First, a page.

The mining industry has always been the backbone of the South African economy, and it still is. A healthy and sustainable mining sector should accordingly form part of the focus of our efforts to heal this country and its people. Nevertheless, the history of mining in South Africa has been and continues to be characterised by the oppression and exploitation of workers under the policy of the migratory system. The new dispensation of 1994, rule under the African National Congress, did not assist much in changing the conditions at the mines. It continues to turn a blind eye to the unjust wages and living and working conditions of miners.
Six years after the Marikana massacre we have still seen minimal change for mineworkers and mining communities. Although much has been written about the days leading up to 16 August 2012 and how little has been done, few have analysed the policies and system that make such a tragedy possible. Lonmin Platinum Mine and the events of 16 August are a microcosm of the mining sector and how things can go wrong when society leaves everything to government and “big business”.
Business as Usual after Marikana is a comprehensive analysis of mining in South Africa. Written by respected academics and practitioners in the field, it looks into the history, policies and business practices that brought us to this point. It also examines how bigger global companies like BASF were directly or indirectly responsible, and yet nothing is done to keep them accountable.
“This publication, which starts by examining the long-term business relations between BASF and Lonmin, goes on to drill deeper into the hard rock of the persistent structures of inequality. By doing so we will understand that Marikana is not the tragic failure of an otherwise improving economic system but rather a calculated form of collateral damage.” – Bishop Jo Seoka, former president of the South African Council of Churches
I have an essay in this book – if you’re interested, you can get hold of a copy via Jacana. The book also appears in German as Zum Beispiel BASF. Über Konzernmacht und Menschenrechte, published by Mandelbaum.
The work of Giorgio Agamben, one of Italy’s most important and original philosophers, has been based on an uncommon erudition in classical traditions of philosophy and rhetoric, the grammarians of late antiquity, Christian theology, and modern philosophy. Recently, Agamben has begun to direct his thinking to the constitution of the social and to some concrete, ethico-political conclusions concerning the state of society today, and the place of the individual within it.
In Homo Sacer, Agamben aims to connect the problem of pure possibility, potentiality, and power with the problem of political and social ethics in a context where the latter has lost its previous religious, metaphysical, and cultural grounding. Taking his cue from Foucault’s fragmentary analysis of biopolitics, Agamben probes with great breadth, intensity, and acuteness the covert or implicit presence of an idea of biopolitics in the history of traditional political theory. He argues that from the earliest treatises of political theory, notably in Aristotle’s notion of man as a political animal, and throughout the history of Western thinking about sovereignty (whether of the king or the state), a notion of sovereignty as power over “life” is implicit.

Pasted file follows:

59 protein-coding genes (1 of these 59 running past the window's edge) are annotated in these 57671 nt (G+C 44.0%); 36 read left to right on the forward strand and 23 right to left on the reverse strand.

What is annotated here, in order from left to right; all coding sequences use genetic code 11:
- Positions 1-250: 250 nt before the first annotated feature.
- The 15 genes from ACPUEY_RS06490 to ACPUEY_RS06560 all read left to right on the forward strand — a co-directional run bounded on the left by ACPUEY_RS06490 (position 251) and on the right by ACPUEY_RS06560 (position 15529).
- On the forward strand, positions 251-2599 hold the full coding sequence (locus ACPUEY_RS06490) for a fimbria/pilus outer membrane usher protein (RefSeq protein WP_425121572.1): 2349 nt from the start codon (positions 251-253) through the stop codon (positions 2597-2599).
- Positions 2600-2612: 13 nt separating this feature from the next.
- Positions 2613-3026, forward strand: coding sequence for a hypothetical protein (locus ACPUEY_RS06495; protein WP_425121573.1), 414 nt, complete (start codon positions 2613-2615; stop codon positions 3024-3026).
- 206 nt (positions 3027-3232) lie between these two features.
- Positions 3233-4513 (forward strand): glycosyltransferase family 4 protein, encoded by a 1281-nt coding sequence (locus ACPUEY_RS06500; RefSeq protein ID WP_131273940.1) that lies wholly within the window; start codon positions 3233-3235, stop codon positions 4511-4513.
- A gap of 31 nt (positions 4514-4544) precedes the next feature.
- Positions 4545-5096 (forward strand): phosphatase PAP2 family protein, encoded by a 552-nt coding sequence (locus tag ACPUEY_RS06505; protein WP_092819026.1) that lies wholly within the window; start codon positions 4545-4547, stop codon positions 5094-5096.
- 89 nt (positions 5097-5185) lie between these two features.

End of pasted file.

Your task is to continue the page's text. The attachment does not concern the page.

The reason it remains merely implicit has to do, according to Agamben, with the way the sacred, or the idea of sacrality, becomes indissociable from the idea of sovereignty. Drawing upon Carl Schmitt’s idea of the sovereign’s status as the exception to the rules he safeguards, and on anthropological research that reveals the close interlinking of the sacred and the taboo, Agamben defines the sacred person as one who can be killed and yet not sacrificed—a paradox he sees as operative in the status of the modern individual living in a system that exerts control over the collective “naked life” of all individuals.
The blurb of Homo Sacer: Sovereign Power and Bare Life by Giorgio Agamben. Translated by Daniel Heller-Roazen. (Stanford University Press, 1998).
The Coming Insurrection, a notorious 2007 ultra-left polemical tract written by a collective of French anti-state communists writing under the group-moniker The Invisible Committee, posits a conception of insurrection as the creation of new collective ontologies through acts of radical social rupture. Eschewing the orthodox Marxist line that revolution is something temporally removed from the present, towards which pro-revolutionaries must organize and work, The Invisible Committee’s use of insurrection claims it as an antagonistic challenge to late-capitalism firmly grounded in its own immediacy. Communism is therefore made immediate, and it is willed into being by insurrectionary acts of social rupture.
While much has been written on the debt that The Invisible Committee owes to French strains of ultra-left anti-state communism, Michel Foucault, Gilles Deleuze, Giorgio Agamben, Situationism, and the Italian Autonomia movement of the 1970s, their implicit nod to the sociopolitical themes of music has been largely ignored. By subtly claiming that insurrection spreads by resonance and that such proliferation “takes the shape of a music,” The Invisible Committee allows for the interpretation of its “coming insurrection” as an inherently musical act. Using a historical reading of the shift from tonality to atonality in Western art music, as exemplified by Arnold Schoenberg, Alden Wood’s interpretation of The Coming Insurrection aims at imbuing its explicitly political premises with a more thorough exploration of its implicit musical qualities.
Published in Interdisciplinary Humanities Vol. 30 pp. 57-65, 2013.
Read this essay HERE, and The Coming InsurrectionHERE.